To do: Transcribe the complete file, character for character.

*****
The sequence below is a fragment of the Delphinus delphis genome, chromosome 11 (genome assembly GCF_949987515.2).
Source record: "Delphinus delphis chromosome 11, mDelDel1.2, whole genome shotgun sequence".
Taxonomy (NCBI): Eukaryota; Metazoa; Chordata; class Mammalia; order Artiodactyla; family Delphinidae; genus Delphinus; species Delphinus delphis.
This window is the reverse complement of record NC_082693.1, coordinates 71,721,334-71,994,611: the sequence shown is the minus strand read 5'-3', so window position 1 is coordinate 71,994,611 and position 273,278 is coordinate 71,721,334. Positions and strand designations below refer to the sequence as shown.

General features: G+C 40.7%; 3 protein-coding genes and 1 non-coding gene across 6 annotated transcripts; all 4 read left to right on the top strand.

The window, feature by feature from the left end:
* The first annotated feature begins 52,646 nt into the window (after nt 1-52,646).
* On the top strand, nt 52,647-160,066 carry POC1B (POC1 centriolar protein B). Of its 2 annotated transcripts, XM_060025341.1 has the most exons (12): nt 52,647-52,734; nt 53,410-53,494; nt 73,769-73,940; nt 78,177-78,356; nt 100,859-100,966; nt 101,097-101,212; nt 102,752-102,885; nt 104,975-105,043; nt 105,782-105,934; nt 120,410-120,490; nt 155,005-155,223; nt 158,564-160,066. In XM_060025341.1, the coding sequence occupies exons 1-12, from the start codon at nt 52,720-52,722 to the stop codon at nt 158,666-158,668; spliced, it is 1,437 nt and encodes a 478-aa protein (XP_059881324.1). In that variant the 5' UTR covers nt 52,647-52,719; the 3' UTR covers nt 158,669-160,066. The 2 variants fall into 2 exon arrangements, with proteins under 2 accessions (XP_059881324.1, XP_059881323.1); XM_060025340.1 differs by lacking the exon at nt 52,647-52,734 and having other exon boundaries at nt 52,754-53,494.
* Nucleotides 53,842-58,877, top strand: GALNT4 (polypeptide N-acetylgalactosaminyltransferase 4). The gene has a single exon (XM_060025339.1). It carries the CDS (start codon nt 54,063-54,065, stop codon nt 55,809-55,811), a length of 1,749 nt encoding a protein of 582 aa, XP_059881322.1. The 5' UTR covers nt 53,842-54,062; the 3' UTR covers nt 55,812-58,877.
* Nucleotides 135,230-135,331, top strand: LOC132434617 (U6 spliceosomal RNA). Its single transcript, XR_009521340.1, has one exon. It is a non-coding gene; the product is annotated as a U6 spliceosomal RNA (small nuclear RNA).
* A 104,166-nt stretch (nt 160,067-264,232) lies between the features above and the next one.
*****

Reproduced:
The sequence below is a fragment of the Delphinus delphis genome, chromosome 11 (genome assembly GCF_949987515.2).
Source record: "Delphinus delphis chromosome 11, mDelDel1.2, whole genome shotgun sequence".
Taxonomy (NCBI): Eukaryota; Metazoa; Chordata; class Mammalia; order Artiodactyla; family Delphinidae; genus Delphinus; species Delphinus delphis.
This window is the reverse complement of record NC_082693.1, coordinates 71,721,334-71,994,611: the sequence shown is the minus strand read 5'-3', so window position 1 is coordinate 71,994,611 and position 273,278 is coordinate 71,721,334. Positions and strand designations below refer to the sequence as shown.

General features: G+C 40.7%; 3 protein-coding genes and 1 non-coding gene across 6 annotated transcripts; all 4 read left to right on the top strand.

The window, feature by feature from the left end:
* The first annotated feature begins 52,646 nt into the window (after nt 1-52,646).
* On the top strand, nt 52,647-160,066 carry POC1B (POC1 centriolar protein B). Of its 2 annotated transcripts, XM_060025341.1 has the most exons (12): nt 52,647-52,734; nt 53,410-53,494; nt 73,769-73,940; nt 78,177-78,356; nt 100,859-100,966; nt 101,097-101,212; nt 102,752-102,885; nt 104,975-105,043; nt 105,782-105,934; nt 120,410-120,490; nt 155,005-155,223; nt 158,564-160,066. In XM_060025341.1, the coding sequence occupies exons 1-12, from the start codon at nt 52,720-52,722 to the stop codon at nt 158,666-158,668; spliced, it is 1,437 nt and encodes a 478-aa protein (XP_059881324.1). In that variant the 5' UTR covers nt 52,647-52,719; the 3' UTR covers nt 158,669-160,066. The 2 variants fall into 2 exon arrangements, with proteins under 2 accessions (XP_059881324.1, XP_059881323.1); XM_060025340.1 differs by lacking the exon at nt 52,647-52,734 and having other exon boundaries at nt 52,754-53,494.
* Nucleotides 53,842-58,877, top strand: GALNT4 (polypeptide N-acetylgalactosaminyltransferase 4). The gene has a single exon (XM_060025339.1). It carries the CDS (start codon nt 54,063-54,065, stop codon nt 55,809-55,811), a length of 1,749 nt encoding a protein of 582 aa, XP_059881322.1. The 5' UTR covers nt 53,842-54,062; the 3' UTR covers nt 55,812-58,877.
* Nucleotides 135,230-135,331, top strand: LOC132434617 (U6 spliceosomal RNA). Its single transcript, XR_009521340.1, has one exon. It is a non-coding gene; the product is annotated as a U6 spliceosomal RNA (small nuclear RNA).
* A 104,166-nt stretch (nt 160,067-264,232) lies between the features above and the next one.